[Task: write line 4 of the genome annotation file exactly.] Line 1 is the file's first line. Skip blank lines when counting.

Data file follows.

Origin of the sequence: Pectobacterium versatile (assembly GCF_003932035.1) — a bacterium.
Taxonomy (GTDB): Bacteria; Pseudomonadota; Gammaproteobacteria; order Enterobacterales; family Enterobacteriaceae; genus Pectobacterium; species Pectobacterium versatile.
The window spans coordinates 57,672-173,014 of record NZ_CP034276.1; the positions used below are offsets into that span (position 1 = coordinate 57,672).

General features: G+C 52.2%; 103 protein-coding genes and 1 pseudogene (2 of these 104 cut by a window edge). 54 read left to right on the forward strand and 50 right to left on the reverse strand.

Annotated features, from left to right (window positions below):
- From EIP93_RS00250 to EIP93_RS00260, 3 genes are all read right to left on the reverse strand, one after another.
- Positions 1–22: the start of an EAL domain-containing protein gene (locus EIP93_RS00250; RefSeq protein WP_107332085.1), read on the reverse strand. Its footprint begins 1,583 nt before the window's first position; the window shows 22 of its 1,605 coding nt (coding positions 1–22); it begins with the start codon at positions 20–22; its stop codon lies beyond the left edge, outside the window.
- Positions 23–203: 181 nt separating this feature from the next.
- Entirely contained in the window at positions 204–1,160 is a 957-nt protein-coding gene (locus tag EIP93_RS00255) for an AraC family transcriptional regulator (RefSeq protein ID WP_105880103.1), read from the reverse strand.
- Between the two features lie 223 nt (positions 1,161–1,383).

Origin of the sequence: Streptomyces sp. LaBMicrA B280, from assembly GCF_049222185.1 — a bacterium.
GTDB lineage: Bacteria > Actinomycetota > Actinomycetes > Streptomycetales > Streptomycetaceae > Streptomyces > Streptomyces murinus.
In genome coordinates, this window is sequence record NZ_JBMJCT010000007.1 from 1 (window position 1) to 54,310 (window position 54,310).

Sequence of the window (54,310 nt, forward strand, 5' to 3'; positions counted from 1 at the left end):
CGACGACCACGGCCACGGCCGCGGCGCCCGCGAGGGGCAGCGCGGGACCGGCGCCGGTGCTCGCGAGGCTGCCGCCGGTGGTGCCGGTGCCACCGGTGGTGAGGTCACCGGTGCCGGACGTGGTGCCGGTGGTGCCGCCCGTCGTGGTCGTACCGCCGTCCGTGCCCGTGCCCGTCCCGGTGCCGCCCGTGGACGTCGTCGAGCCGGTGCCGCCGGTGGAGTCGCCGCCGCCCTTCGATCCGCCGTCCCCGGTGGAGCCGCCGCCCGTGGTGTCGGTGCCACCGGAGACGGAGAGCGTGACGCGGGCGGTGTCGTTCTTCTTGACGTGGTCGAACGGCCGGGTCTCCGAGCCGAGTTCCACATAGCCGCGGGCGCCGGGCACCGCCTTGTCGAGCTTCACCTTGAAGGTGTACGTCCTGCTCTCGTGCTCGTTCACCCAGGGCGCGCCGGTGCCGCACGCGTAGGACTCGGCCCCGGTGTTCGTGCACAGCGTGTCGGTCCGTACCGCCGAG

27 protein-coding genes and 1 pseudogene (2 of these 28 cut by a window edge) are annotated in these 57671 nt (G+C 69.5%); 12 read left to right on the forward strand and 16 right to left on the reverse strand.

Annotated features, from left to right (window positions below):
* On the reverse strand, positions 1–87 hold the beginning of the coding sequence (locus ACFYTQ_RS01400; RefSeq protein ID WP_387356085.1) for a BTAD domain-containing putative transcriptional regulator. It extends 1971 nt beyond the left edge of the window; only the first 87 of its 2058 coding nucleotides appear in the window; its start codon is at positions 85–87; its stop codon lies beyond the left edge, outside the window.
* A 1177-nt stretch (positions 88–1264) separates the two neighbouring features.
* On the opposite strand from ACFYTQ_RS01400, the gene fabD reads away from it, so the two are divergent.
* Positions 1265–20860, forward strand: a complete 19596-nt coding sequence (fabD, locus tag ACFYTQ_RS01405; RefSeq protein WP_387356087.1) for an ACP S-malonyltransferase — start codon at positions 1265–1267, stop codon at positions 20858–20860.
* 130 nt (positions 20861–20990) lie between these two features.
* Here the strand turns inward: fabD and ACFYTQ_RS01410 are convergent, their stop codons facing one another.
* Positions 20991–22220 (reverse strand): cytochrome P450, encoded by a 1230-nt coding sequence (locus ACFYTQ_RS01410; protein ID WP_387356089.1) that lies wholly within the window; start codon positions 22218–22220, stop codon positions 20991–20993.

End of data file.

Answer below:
General features: G+C 52.2%; 103 protein-coding genes and 1 pseudogene (2 of these 104 cut by a window edge). 54 read left to right on the forward strand and 50 right to left on the reverse strand.